Earlier in humanity's history, such a thing would have been impossible. Being born in space would have come with no small number of complications, and who knew what a person living entirely in zero gravity would have been like. These questions never got an answer; instead, humanity built ships that could simulate Earth's gravity, and protect people from the dangers of space. These ships were luxuries, and while Siomae had been born in such a place, it was the military ships--the sterile, almost lonely environment--where she'd grown up and been trained. She was one of the many who had never set foot on Earth, and more than likely never would.
She came from a military family that took quite a bit of pride in the medals they'd earned and the feats they'd achieved. It was difficult for her to keep from wanting something else for herself, but would have been that much harder to deny the future her parents had already planned for her. Especially when it was impossible to run away. So instead of trying to argue, she did what she was told--this turned out to be an invaluable trait during her service, at least.
Her ship was the smallest of the fleet, and even so they hadn't given her a full crew. Only the essentials, they'd said, and people can do double duty if it came down to it. Even out in space, long generations after the sun's untimely demise, bureaucrats were still assholes. It was something all soldiers learned to deal with--or, at the very least, not complain openly about. Not in the presence of the people that paid them, anyway. She ran a tight ship and her crew second-guessed her orders or authority at their own risk. She was a tall, broad-shouldered woman, built like one would expect a soldier to be, despite not having seen real combat throughout her military career. Intimidation was easy for her even among other military personnel.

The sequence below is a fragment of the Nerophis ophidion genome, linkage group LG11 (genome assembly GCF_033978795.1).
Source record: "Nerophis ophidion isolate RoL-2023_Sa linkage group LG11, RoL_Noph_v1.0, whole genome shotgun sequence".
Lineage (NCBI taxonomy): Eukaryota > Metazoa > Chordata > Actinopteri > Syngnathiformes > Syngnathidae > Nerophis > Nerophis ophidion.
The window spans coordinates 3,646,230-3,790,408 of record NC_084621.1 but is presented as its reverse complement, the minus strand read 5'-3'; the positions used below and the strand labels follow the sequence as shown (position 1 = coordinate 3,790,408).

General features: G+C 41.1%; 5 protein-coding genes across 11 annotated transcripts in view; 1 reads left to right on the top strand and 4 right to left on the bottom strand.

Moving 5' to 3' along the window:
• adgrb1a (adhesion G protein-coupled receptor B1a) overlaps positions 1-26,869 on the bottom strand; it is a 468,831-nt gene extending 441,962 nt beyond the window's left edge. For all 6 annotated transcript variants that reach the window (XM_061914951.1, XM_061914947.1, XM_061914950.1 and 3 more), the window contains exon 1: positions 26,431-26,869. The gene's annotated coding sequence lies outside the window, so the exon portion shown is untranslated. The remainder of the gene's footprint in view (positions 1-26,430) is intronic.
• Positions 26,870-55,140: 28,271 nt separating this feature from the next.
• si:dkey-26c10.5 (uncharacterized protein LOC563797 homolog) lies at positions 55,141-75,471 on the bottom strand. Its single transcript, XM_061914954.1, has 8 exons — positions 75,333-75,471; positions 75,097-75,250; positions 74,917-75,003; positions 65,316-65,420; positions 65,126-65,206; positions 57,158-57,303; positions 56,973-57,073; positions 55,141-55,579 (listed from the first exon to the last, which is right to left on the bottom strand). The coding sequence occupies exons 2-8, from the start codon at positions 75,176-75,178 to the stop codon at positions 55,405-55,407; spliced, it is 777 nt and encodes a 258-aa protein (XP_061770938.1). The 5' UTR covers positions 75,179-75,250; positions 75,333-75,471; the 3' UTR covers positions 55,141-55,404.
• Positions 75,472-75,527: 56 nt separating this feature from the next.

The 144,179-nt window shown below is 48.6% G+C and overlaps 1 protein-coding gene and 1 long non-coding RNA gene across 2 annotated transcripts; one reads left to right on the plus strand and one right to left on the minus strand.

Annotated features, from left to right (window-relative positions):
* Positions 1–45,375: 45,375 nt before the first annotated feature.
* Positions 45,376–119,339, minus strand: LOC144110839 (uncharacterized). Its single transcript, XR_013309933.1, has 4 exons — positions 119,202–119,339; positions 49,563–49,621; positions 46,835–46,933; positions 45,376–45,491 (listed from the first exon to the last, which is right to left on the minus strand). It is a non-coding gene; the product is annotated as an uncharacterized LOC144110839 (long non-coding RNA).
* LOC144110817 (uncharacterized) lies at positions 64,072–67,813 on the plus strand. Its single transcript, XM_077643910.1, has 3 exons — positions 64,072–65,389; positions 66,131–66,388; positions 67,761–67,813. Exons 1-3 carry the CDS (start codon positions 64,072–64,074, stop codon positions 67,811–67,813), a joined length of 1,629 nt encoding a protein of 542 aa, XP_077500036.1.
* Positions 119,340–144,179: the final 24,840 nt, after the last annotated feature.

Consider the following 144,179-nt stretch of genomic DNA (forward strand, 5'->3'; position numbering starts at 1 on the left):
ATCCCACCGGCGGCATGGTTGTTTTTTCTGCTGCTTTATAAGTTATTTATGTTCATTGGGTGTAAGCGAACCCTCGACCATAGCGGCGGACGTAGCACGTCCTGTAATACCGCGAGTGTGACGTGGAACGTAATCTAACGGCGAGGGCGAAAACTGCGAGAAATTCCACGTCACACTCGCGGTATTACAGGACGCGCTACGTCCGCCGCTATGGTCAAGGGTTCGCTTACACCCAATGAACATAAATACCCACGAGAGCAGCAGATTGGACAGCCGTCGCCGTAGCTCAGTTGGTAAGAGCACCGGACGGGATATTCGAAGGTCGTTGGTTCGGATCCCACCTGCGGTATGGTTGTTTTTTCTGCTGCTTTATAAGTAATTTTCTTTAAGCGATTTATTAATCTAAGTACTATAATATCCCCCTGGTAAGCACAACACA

Her ship was the closest to Earth, being faster than the bigger, heavier varieties also in pursuit of the planet. It meant little, considering the sheer speed at which it was traveling, but for her and her crew it meant they were the first to detect the star in Earth's path. Well before it was in visual range, it was picked up by their equipment. Before they ever got a glimpse of its four planets, their navigator noted the slight deviation in Earth's course as it gradually fell into orbit.